Patrick Dean Hubbell (Diné), who works from his family homestead on the Navajo Nation, creates artworks that reference how Diné people think about natural elements.
My boyfriend and I drive four hours from Santa Fe to Navajo, New Mexico.
Artist Patrick Dean Hubbell (Diné) meets us at a Chevron gas station in Window Rock, Arizona. Our phones lose service as we follow Patrick back to his family’s homestead about thirty minutes away.
I look out the window as we pass large, red sandstone formations. The sky is deep blue and very still.
We walk with Patrick over to a large corral with two horses. One is a chestnut with a white blaze, the second a gentle gray. The family’s other two horses are away being trained to rope.
Patrick’s mother is a certified equine therapist. She works with children who have behavioral or disciplinary difficulties.
“Some of the kids have never seen a horse in real life, but at the end of our program, they’re able to sit on top of one,” Patrick says. “I think that’s really commendable, because it’s such a huge animal, and they’ve never even been around one, they aren’t familiar with them.”
The horses walk over to the fence and prick their ears forward.
“I always believe the work that’s outside the studio is just as important as going back. So these horses, they’re really special to me as far as the time I spend with them. When I’m not working in studio or when I’m not painting, I’m here.”
In 2021, Patrick received a fellowship to construct a studio. Patrick, his father, and his brother built it here, so Patrick could center his life and work on his ancestral homeland in the Navajo Nation. This land has been in Patrick’s family for generations through his maternal grandmother’s line.
“That’s how a lot of Navajo families are set up in their homesteads. The matriarchs in the family, they’re the ones that keep the land and the homesteads intact. From there, maybe one of the daughters in the next generation will stay.”
Patrick—who exhibited at Gerald Peters Contemporary in 2022 and who will again show at the Santa Fe gallery from August to October 2023—is quick to credit his family, specifically his wife and mother, for their continuous support.
“My mom is so gracious because she allows me to work around her home. My wife and my kids are so gracious. I mean, I pretty much infiltrate every space. So this [studio] is kind of my messy room, a lot of layers happen in here, which is why it’s covered with paint.”
In the corner, a small table holds seven tubes of paint, three containers of brushes, and several plastic spoons. The dried paint rises in peaks.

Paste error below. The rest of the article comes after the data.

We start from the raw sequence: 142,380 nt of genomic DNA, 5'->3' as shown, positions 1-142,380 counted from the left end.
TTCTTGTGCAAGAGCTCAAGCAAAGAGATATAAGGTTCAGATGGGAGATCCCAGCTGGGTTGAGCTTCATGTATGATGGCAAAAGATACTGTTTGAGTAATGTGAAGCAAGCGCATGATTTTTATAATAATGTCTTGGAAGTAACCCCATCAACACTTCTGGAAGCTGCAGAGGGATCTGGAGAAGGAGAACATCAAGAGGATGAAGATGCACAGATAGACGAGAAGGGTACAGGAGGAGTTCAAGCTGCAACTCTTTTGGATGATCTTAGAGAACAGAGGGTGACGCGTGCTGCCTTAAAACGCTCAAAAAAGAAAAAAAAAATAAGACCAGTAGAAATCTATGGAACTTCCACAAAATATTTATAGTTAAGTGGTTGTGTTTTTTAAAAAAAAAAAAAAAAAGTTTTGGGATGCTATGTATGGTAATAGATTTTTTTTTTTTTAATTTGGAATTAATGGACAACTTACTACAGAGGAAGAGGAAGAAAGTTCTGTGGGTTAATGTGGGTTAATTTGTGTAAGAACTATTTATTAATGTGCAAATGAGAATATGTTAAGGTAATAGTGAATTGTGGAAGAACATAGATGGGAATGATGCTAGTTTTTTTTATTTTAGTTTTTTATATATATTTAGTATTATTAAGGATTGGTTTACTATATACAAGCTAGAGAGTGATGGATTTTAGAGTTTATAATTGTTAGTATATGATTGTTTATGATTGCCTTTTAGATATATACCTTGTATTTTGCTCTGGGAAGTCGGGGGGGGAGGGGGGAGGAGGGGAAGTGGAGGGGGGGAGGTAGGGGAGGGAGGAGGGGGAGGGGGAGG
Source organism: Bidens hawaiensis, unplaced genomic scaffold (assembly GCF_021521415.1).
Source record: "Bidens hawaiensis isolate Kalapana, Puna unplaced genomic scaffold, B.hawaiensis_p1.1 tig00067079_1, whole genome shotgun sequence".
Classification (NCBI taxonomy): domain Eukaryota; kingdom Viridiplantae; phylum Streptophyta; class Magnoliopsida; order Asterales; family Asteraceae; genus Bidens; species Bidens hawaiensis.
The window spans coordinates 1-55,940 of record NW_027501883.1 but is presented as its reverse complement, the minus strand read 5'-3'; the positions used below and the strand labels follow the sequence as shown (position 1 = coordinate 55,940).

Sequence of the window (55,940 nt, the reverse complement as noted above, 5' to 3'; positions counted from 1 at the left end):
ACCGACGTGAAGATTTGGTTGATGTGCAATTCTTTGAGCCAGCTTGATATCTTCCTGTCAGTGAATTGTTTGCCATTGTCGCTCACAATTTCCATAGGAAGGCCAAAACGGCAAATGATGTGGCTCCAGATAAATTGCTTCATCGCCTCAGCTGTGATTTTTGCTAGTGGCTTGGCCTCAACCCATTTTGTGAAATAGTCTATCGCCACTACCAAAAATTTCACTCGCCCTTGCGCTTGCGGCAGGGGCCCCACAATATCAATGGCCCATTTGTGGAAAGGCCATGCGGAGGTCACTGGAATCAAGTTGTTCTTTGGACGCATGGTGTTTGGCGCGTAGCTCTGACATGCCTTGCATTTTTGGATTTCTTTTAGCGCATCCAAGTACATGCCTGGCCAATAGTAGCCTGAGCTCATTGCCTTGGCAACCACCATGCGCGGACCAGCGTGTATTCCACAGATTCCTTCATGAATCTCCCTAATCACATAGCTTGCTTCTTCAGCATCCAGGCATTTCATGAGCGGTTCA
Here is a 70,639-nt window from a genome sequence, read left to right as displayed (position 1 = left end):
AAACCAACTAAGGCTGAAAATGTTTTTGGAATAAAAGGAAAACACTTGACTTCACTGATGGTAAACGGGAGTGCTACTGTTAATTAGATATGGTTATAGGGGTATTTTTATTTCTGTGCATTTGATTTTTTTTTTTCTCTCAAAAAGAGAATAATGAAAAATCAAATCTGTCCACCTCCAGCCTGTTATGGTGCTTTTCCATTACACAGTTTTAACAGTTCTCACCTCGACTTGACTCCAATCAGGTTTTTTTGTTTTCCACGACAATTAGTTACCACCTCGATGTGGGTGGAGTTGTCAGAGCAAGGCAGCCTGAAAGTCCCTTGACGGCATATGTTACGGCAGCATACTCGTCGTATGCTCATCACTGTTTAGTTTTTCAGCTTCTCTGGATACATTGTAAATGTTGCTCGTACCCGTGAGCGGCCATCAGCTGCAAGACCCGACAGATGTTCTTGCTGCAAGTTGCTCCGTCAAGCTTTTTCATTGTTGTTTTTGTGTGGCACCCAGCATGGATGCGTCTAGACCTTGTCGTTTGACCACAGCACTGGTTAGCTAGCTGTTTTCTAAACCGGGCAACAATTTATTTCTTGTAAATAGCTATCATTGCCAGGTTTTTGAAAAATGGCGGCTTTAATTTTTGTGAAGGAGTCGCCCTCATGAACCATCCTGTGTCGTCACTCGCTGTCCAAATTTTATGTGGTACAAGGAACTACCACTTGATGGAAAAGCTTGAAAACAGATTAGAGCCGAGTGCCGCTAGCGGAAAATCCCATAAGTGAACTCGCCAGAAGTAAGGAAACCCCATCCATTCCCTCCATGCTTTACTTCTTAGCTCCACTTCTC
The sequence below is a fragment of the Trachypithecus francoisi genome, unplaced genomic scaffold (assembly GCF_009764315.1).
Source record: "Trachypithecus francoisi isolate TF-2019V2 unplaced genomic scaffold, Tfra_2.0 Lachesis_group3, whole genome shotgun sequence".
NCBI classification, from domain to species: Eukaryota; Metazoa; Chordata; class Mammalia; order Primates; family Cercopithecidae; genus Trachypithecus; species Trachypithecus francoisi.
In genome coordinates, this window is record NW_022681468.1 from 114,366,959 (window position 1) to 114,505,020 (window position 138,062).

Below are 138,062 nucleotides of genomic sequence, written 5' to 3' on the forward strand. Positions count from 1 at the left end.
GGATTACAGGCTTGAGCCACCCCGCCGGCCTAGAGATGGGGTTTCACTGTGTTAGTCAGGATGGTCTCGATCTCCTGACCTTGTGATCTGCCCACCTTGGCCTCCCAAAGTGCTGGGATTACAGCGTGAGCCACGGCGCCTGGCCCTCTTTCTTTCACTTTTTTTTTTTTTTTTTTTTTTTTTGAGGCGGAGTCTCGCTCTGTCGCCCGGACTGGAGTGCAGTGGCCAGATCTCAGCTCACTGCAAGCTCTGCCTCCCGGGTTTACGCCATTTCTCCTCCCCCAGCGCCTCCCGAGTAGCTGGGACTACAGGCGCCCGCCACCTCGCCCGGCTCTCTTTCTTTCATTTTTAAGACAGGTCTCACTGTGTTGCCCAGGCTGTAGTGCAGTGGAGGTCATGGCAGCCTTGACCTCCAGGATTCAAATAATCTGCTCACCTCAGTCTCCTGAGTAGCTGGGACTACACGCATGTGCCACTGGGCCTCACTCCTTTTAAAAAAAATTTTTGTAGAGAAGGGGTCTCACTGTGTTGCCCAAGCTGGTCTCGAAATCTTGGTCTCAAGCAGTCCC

Patrick opens a small plastic storage container of natural pigment.
“This is some pigment I found nearby, probably about thirty miles down the road. This is one of the ones I use a lot because it has a nice, almost coal-like sheen to it.”
The roughly rectangular studio has a central skylight. Small square windows line the top of the front wall and stretched canvases lean against a large front window. Wire shelves hold rows of white canvases, stacked vertically, like books, but also horizontally or sideways—wherever they will fit.
Several unstretched canvases hang loosely on the back wall like fabric hanging from a nail. I mention the folds and wrinkles in the material remind me of thinner fabrics or skin.
“Canvas itself, it’s very industrial, the strength of it. I think canvas is often overlooked as being something in relation to a blanket… in our Indigenous culture, making a blanket for someone is something you take on with great care and great respect for an individual.”
I look more closely at the way the canvas billows and folds around itself. I think of how, in the cold, a blanket acts as the barrier between a person and the outside world. Draping the canvas emphasizes a painting’s ability to occupy a similar role.
Patrick pulls two smaller pieces from a wire rack—a blind contour oil painting of a man with a cowboy hat and another of a man with a headdress. The faces are a swirl of color, features indistinguishable.
“When I saw paintings that have Native people in gold frames, that’s when I recognized, ‘Okay, I see something here that I want to bring into conversation, bring up-to-date.’ Also, another interesting point was some of the people I was meeting [at the School of the Art Institute of Chicago] understood that I was Indigenous Native American, but also that I had grown up with horses and cattle. They’re like, ‘Wait, so you’re Native American and you’re also a cowboy?’ I started to think, ‘Alright, I want to explore this in a project-based style of work, where it starts to unfold—it’s really a way of starting to create a conversation.’”
Patrick shifts his attention to several large paintings near the window. In these abstractions, his marks appear to hover over the colors, as though the painting is vibrating from within.
“I have this other perspective, thinking about how a painting can come to life and reference how our Diné people think about certain elements of nature, landscape, the earth, the sky.”
I ask if Patrick will talk through this thought process with one of the unstretched canvases on the back wall. He walks over to a piece with loose sky-blue lines rounding in and out of themselves like rope.
“The wind, that name, in our Navajo language is nilch’i. It has a whole history of being one of the main aspects of a person’s relationship to nature… the way I’m using spray paint as a medium, I’m thinking about how to control the air or wind, so to speak, coming off your fingertip. The pigment of the paint inside the can is just one element that records the mark you’re making. Basically drawing with air is what really stimulated my thinking about making these marks.”